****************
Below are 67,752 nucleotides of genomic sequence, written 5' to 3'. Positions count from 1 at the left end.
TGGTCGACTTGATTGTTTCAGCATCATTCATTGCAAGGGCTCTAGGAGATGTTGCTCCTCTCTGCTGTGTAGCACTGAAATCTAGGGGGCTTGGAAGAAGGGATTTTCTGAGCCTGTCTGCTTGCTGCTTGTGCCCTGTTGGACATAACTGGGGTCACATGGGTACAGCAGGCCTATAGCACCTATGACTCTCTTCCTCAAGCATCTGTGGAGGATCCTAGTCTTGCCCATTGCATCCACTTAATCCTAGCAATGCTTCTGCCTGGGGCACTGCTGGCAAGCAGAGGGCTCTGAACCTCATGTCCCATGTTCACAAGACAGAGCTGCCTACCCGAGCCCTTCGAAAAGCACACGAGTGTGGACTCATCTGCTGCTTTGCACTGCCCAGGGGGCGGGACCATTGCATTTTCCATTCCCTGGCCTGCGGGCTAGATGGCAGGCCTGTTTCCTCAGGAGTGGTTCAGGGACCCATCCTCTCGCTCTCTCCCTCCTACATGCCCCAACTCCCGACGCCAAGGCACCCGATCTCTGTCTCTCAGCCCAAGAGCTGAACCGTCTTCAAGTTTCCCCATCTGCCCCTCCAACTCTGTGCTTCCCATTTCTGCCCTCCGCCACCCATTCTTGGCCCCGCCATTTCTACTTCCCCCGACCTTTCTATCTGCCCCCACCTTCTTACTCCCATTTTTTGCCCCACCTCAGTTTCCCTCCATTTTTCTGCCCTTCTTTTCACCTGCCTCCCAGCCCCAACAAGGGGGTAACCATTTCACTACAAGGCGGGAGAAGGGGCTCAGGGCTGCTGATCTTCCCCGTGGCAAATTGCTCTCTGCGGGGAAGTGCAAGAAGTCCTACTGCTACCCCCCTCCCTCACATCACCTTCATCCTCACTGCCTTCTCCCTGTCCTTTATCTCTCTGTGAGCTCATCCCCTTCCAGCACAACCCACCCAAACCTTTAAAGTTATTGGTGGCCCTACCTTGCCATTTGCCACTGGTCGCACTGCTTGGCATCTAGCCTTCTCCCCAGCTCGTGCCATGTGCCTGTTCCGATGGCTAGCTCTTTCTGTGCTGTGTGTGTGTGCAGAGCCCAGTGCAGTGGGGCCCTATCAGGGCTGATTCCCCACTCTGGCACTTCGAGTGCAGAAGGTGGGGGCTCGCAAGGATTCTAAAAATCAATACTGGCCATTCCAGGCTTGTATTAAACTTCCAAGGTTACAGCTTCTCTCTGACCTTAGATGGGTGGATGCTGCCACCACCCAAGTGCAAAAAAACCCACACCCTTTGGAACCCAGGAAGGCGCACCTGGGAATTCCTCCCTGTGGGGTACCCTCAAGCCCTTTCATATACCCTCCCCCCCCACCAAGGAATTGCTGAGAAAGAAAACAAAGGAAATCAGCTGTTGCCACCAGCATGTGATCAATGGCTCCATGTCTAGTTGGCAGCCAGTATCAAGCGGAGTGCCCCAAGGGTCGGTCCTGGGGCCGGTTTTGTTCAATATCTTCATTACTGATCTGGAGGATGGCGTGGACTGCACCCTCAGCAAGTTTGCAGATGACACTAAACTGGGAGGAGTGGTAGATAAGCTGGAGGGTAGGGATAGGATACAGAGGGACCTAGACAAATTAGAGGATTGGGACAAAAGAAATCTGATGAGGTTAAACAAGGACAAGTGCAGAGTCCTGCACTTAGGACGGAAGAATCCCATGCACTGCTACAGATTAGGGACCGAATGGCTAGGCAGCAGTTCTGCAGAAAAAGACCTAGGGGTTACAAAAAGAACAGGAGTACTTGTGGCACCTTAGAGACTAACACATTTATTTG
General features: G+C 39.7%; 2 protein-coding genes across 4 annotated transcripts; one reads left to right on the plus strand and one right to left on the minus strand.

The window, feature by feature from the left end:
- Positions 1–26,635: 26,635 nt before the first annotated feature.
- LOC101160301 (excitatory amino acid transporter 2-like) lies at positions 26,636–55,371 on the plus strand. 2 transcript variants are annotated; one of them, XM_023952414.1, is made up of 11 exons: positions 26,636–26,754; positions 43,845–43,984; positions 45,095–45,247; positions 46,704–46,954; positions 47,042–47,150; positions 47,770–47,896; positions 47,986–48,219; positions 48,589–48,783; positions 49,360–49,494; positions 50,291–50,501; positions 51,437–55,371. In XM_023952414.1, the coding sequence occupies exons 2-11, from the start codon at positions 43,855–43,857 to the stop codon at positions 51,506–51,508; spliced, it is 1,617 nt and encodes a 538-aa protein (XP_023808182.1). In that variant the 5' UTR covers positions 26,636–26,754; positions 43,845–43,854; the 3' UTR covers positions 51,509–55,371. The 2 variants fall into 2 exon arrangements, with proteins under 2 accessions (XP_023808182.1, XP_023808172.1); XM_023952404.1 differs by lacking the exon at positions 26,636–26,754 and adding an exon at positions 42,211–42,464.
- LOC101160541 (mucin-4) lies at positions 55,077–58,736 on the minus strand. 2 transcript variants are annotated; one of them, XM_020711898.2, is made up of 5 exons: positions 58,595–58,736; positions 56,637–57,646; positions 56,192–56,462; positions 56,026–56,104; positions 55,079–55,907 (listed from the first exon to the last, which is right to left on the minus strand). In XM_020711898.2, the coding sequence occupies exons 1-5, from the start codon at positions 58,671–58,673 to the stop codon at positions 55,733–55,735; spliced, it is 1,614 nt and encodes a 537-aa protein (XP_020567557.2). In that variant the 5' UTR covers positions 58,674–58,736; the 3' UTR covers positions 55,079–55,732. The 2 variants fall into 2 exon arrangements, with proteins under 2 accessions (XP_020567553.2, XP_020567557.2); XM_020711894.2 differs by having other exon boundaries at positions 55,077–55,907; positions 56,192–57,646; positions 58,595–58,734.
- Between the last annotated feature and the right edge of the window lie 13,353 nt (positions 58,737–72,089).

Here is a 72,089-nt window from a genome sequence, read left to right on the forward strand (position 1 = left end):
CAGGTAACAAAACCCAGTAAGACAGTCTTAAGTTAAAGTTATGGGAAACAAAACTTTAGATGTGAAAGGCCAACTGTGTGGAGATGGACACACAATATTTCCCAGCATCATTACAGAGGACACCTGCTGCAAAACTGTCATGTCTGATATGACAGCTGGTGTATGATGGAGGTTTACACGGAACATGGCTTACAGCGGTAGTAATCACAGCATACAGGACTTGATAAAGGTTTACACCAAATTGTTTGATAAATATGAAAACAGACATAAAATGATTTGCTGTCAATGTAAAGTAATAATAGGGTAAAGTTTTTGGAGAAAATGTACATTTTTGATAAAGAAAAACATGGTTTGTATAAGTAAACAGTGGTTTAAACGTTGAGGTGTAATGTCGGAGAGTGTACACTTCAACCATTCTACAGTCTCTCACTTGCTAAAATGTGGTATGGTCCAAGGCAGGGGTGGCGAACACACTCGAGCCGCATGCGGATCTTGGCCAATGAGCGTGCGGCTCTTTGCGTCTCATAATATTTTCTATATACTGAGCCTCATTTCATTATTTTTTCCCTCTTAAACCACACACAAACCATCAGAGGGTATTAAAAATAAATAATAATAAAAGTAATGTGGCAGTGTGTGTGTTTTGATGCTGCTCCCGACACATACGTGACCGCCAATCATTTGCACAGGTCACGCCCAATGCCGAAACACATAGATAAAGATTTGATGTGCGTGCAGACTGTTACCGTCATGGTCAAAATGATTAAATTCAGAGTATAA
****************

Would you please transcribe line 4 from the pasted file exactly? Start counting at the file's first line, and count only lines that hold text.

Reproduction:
The window, feature by feature from the left end: